By Jesse Marx
By Chris Parker
By Jake Rossen
By Jesse Marx
By Michelle LeBow
By Alleen Brown
By Maggie LaMaack
By CP Staff
Carrie Romo's family first came toFaribault in the summer of 1991 in search of work. Her husband, who heard from a friend that there were jobs to be had in south central Minnesota, had headed north from Texas to explore the opportunities. After he landed a job at the Seneca Foods cannery in Montgomery, his wife and two of their kids followed. The journey took three days on an Amtrak train.
Romo is of Mexican descent, but she grew up in Eagle Pass, Texas, a border town with few (legal) economic opportunities. "Either you drive a truck or you sell drugs or you know somebody who knows somebody who knows somebody who gets you a job," she says.
That first summer in Minnesota, Romo found work providing daycare to the children of migrant workers. Even with two wage earners, the family's living situation was difficult. Initially they lived in the basement of a family friend's home. Then they secured a trailer at the Cannon River Trailer Park that they shared with relatives. Clothes were communal property too. On weekends they pored through yard sales for bargains. "Everything we could get for free we'd take," Romo notes.
The reception that her family received in Faribault was not friendly. She recalls hunting for an apartment back in 1991 and being informed by the landlord that cockroaches were not welcome at the complex. "That was our first taste of Faribault," she remembers. "You would walk into a store and they would just stare at you."
Despite the chilly reception, Romo and her family migrated between Faribault and the Mexican border for the next seven years, arriving in Minnesota each summer in time for the vegetable harvest. Then, in 1998, after her husband secured a year-round position at Seneca Foods, the family became permanent Minnesota residents.
It's a transition that has been duplicated by thousands of Mexican families in the last decade all over rural Minnesota, in towns like Willmar, Worthington, Albert Lea, and Faribault. "When I came in '91 you would only see the Mexicans, or the Hispanics, in the summer," Romo notes.
Faribault is the seat of Rice County, 60 miles south of the Twin Cities, with a population of roughly 20,000. Ever since the Mdewakanton Sioux Indians were driven out of the area following an uprising in 1862, the overwhelming majority of residents have been white. In the last decade, however, Faribault's racial profile has changed dramatically. Between 1990 and 2000, according to the U.S. Census Bureau, the percentage of Hispanic residents jumped from less than 1 percent to 15 percent. These immigrants have been followed by other economic pilgrims, most notably refugees from Somalia and Sudan. More than a quarter of the students now enrolled in kindergarten at the Faribault public schools speak a language other than English at home.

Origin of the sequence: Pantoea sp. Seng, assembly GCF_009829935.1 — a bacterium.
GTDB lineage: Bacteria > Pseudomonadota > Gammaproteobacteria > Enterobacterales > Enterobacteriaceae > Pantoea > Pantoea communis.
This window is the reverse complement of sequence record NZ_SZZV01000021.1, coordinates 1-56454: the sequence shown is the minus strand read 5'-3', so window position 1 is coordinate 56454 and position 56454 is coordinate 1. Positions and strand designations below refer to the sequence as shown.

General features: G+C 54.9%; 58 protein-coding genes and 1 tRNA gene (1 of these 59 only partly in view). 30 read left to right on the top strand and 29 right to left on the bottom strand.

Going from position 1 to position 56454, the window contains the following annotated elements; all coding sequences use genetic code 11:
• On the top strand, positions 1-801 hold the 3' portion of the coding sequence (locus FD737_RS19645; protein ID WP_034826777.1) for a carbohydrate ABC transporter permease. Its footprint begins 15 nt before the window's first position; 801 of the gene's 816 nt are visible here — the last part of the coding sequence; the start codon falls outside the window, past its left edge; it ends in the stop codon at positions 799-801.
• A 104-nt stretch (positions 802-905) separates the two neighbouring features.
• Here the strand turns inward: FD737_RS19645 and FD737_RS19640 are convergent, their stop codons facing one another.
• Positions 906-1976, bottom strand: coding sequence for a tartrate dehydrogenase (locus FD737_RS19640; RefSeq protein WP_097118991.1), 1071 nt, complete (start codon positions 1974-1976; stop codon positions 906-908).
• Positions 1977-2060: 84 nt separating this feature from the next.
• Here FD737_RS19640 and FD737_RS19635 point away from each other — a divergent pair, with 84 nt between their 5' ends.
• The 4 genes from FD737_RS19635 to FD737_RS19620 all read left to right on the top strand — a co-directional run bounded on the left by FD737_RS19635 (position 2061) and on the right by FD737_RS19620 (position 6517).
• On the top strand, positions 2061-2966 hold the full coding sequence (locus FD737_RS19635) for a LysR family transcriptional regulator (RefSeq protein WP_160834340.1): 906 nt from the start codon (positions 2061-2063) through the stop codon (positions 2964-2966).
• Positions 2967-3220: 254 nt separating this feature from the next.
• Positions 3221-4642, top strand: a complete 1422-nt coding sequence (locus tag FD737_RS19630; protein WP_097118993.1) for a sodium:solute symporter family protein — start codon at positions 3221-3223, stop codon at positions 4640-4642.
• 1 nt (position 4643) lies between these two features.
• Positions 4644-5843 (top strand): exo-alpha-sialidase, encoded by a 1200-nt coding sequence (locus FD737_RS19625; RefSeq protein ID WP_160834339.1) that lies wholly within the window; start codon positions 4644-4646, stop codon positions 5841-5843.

The main impetus for this influx of foreign-born residents is jobs. The largest employer of immigrant labor in Faribault is the Jennie-O Turkey Store, a subsidiary of Hormel Foods that employs roughly 600 people, predominantly Somalis. Canneries like Faribault Foods and Primera Foods also hire many foreign-born residents. "Immigration is almost exclusively driven by food processing in south central Minnesota," says Katherine Fennelly, a professor at the University of Minnesota's Hubert H. Humphrey Institute for Public Policy who has been studying immigration issues in Faribault for the last two years.
Driven by a desire to lower labor costs, eliminate unions, and increase profits, many slaughterhouses have moved from cities to rural areas over the last three decades. The accompanying jobs generally pay less than $10 an hour, are extremely dangerous, and offer little in the way of security or benefits. For the most part, immigrants are the only people willing to work under these conditions. "It's very hard work--low prestige work," notes Fennelly. "I think it's quite safe to say that the white U.S.-born residents are not coming to work in these plants."
As in other small towns across Minnesota, the rapid integration of large numbers of immigrants into Faribault has proven turbulent. The various ethnic groups are largely segregated and seldom interact. Many newcomers feel alienated and unwanted. The cops and courts have found themselves struggling to deal with residents who don't speak English and have little understanding of U.S. laws. And in many towns, elderly white residents have organized groups to fight immigration and shine a harsh spotlight on illegal residents.
Whether Faribault's white residents choose to believe it or not, immigrants could be the key to the town's survival. According to the Rural Policy Center, the population of south central Minnesota increased by 7,000 people during the 1990s, but only 470 of these new residents were white non-Hispanics.
"You've got to look at the pluses," argues Dan Burns, a program supervisor at South Central Technical College and a member of Faribault's Diversity Coalition, a group set up to grapple with immigration issues. "We can't have it both ways. You can't say, 'Yes, we need you to work in our plants, but at six o'clock we don't want to see you anymore.'"
Paul Westrum doesn't see any upside toimmigration. For the last decade, the 60-year-old retiree and Albert Lea resident has been the primary force behind organized resistance to immigration in Minnesota. Two years ago he helped start the Steele County Coalition for Immigration Reduction. He claims that there are now 26 other like-minded organizations across Minnesota.